Carl Yastrzemski slammed two homers to lead the Red Sox to 5-0 revenge over St. Louis yesterday but the game ball went to Jim Lonborg. Lonborg came within seven batters of pitching a perfect game as he shut out the powerful Cardinals on one hit.
As the 24-year-old right-hander breezed into the seventh inning with a 2-0 lead, he had retired 18 consecutive men. Many fans in Fenway Park recalled Don Larson's perfect game for the Yanks in the '56 series. When the dangerous Lou Brock grounded meekly to second, it was easy to imagine catcher Elston Howard leaping Yogi Berra-style into Lonborg's arms.
But these dreams were quickly shattered when fussy Curt Flood watched a 3-2 pitch miss by inches. Lonborg still had a no-hitter, though, and he retired Maris and Cepeda to end the inning.
Thanks to Yastrzemski's three-run homer, Lonborg took a comfortable 5-0 lead to the mound in the eighth. The buzzing in Fenway rose to cheering when Tim McCarver hit an easy dribbler to Adair at second. After shortstop Rico Petrocelli swept up Mike Shannon's grounder, the cheer mounted to a high- pitch scream. Lonborg sthood just four outs away from pitching the second World Series no-hitter in baseball history.
Unfortunately Julian Javier, batting seventh in the line-up witha 281 average, has no appreciation of history. When Lonborg hung a slider in front of him, he promptly slashed it into the left field corner for a double. Unrattled, Lonborg threw down pinch-hitter Bob Tolan to retire the side.
When superbird Lou Brock, 4 for 4 yesterday and 0 for 4 against Lonborg, asked plate umpire A1 Barlick to check for a spitball to lead off the ninth, there could be no more doubt that the Cardinals were dead. It was Lonborg who should have been given the saliva test. Soon the final out was salted away in the glove of centerfielder Reggie Smith, and the Sox evened the Series at 1-1.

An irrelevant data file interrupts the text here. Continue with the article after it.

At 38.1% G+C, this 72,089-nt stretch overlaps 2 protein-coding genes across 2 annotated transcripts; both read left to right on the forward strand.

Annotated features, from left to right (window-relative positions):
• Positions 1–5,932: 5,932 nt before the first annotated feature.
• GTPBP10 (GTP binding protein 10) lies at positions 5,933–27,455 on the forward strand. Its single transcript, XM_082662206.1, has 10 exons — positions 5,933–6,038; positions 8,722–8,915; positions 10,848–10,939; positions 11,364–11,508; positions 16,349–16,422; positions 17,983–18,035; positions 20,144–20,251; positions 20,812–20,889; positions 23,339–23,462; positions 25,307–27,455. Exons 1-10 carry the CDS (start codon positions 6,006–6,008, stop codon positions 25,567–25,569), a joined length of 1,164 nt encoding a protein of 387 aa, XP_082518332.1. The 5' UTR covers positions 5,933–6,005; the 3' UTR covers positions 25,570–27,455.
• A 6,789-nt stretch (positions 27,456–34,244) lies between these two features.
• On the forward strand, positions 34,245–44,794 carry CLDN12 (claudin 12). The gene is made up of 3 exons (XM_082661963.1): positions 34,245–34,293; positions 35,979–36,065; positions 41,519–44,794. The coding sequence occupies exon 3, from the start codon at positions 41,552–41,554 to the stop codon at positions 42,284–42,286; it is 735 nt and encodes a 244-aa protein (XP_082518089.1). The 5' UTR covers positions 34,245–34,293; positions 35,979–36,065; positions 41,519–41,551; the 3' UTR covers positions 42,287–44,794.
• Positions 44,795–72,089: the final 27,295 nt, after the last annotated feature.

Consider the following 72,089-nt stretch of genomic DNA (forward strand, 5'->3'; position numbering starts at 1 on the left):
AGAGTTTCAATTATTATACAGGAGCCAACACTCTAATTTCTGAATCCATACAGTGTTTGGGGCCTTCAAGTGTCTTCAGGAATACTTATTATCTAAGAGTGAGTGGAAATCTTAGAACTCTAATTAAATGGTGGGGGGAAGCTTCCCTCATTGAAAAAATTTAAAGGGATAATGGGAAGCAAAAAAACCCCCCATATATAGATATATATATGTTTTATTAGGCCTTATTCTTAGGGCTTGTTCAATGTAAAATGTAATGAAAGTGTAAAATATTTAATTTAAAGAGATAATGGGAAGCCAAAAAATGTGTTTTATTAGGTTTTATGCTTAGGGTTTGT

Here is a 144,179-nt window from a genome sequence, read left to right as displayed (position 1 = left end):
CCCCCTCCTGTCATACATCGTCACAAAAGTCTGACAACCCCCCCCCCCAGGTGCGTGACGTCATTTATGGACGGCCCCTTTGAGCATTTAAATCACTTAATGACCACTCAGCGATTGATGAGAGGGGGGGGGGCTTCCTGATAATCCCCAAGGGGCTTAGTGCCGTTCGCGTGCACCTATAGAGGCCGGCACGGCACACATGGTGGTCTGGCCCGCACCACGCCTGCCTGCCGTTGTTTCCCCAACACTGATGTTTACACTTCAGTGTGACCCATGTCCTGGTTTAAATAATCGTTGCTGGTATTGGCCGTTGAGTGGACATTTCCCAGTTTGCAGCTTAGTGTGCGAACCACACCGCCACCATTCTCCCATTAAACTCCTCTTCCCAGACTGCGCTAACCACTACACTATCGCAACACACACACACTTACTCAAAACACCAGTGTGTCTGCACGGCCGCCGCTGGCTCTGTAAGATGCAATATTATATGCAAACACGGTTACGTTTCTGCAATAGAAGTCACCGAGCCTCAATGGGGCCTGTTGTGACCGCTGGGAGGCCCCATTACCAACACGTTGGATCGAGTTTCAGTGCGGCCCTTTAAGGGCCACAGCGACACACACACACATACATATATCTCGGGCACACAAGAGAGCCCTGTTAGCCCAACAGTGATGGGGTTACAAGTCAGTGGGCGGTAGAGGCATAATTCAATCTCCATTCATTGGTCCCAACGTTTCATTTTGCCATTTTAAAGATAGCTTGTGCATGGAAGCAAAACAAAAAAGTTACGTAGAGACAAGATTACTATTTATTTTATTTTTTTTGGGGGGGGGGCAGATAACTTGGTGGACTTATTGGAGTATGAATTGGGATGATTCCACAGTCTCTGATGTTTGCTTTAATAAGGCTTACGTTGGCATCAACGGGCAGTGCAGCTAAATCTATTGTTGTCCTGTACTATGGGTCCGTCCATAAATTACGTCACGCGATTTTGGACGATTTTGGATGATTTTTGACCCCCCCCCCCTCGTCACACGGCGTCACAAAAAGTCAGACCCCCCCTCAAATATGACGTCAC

Yaz led off the fourth inning and Boston's scoring with a 360-foot homer run into the sixth row of the right field stands. The blast was a slightly straightened version of the long foul he socked in the first inning before settling for a walk.
In the sixth, Yaz again led off with a long fly out to left. Scott and Reggie Smith followed with walks, and Cardinal manager Red Schoendienst galloped to the mound to talk to the tiring Hughes. No one was ready in the bullpen, so the bespectacled starter stayed to pitch to Jery Adair. Adair slammed a double-play grounder to third baseman Mike Shannon, who muffed it to load the bases.
After Willis replaced Hughes, Petrocelli sent Flood deep to center for his sacrifice fly to score Scott and moved Smith to third. Petrocelli took second on a delayed double steal as Shannon made a diving stop of catcher McCarver's throw to save a run. Elston Howard was then intentionally walked to load the bases, and Lonborg--after hitting a line foul off Jose Tartabull in the on-deck circle--struck out on three pitches.
Tartabull drew the second walk off Willis to lead off the eighth. Dalton Jones pushed a single past Shannon, and Schoendinst trotted out to greet left-hander Joe Hoerner--the greatest thing to happen to Boston since A1 Worthington. Yaz belted a tape-measure drive some 430 feet into the right field swarm, and the Sox lead 5-0. Boston skies gushed rain, and the lights went on at Fenway